Michael “Lil Mikey” DavisNational and International Program specialist and Trainer
Michael “Lil Mikey” Davis was brought up on the south side of Chicago in the Auburn Gresham and Englewood communities, the oldest of 3 siblings. With his father incarcerated since he was only an infant serving a 20 year prison sentence and his mother going through issues with drugs, Mikey worked hard trying to be a big brother and a provider at such a young age. Mikey was introduced to the streets at a very young age, becoming active in street activity when he was 11 years of age. At 15 years of age Mikey was incarcerated for armed robbery and sentenced to a term of 6 years.
Upon reentering society at 18 years of age, Mikey made the decision that he wanted to be a better role model for his siblings and give back to the communities he taken from anyway he could. Mikey began volunteering with the organizations Safety Networks, Ceasefire, and Joakim Noah’s Noah’s Ark Foundation, while struggling to find a employment and struggling to not just give up. Mikey stayed consistent and positive with the help of a great support system and a phenomenal mentor, continuing to push until something had come about. As times got better, Mikey decided to use his past as a guide in helping the youth of today see hope by being able to relate in age and everyday life which made a greater impact in his efforts.
Today Mikey works as a National and International Program specialist and Trainer for Cure Violence. Mikey now trains other credible messengers in cities around the world and is the youngest employed worker and of the Cure Violence organization campaigning to stop the shootings and killings and mediating conflicts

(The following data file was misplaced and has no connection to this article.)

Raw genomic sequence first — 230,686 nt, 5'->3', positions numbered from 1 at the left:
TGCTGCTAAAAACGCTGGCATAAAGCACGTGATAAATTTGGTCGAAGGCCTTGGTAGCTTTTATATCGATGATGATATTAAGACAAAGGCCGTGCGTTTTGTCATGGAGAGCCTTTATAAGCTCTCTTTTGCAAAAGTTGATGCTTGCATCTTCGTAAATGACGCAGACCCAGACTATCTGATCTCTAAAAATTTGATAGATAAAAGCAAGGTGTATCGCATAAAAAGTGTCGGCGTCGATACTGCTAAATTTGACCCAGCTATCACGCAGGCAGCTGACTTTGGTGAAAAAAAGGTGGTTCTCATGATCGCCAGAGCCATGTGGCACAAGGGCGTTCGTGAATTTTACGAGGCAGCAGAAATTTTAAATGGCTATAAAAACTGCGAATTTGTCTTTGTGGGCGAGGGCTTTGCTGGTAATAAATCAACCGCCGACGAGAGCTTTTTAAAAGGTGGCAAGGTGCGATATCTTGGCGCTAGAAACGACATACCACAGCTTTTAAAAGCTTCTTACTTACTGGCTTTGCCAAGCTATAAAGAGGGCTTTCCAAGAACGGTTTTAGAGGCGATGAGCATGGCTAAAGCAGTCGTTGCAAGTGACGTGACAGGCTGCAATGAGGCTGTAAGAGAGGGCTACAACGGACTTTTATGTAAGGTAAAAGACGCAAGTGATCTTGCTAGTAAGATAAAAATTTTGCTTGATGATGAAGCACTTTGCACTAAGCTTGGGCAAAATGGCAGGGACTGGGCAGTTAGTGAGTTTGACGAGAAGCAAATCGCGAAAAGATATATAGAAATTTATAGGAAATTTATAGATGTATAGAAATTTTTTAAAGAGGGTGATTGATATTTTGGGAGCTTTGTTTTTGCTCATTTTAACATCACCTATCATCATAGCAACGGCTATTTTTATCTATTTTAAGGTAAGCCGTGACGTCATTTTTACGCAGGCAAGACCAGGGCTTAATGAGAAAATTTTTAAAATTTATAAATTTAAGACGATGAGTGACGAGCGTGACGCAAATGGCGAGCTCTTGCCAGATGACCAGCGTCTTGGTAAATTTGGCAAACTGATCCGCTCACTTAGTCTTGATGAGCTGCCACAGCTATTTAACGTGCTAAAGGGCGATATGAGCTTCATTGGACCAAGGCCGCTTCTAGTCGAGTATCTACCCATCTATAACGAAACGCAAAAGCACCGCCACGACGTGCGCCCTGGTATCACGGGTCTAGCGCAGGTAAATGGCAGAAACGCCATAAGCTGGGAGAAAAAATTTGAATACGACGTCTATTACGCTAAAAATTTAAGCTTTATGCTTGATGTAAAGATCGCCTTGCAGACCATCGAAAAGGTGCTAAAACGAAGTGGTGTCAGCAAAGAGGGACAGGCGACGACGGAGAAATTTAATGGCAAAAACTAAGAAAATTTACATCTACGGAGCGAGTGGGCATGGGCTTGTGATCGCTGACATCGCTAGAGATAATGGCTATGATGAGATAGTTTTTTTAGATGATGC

Before coming to Cure Violence, Mikey was a BAM Counselor for The Becoming A Man program which teaches young men rights of passage and core values such as integrity, accountability, positive anger expression and respect for womanhood. Mikey became a supervisor for BAM over 7 elementary and high schools in Chicago before making the transition to his current role with Cure Violence. Working with Joakim Noah after him reaching out to Cobe upon seeing The Interrupter’s documentary has been a dream come true for not only the youth of Chicago but for Mikey, witnessing the compassion and care from these two men about the importance of giving back to community and creating a source in helping better the youth — conducting peace tournaments throughout the city bringing guys from different groups and neighborhoods together. Mikey lives everyday of life believing and knowing “today is what you make it”. Great things have come his way as he sets out to help others that come from similar upbringings see that there is hope and anything is possible.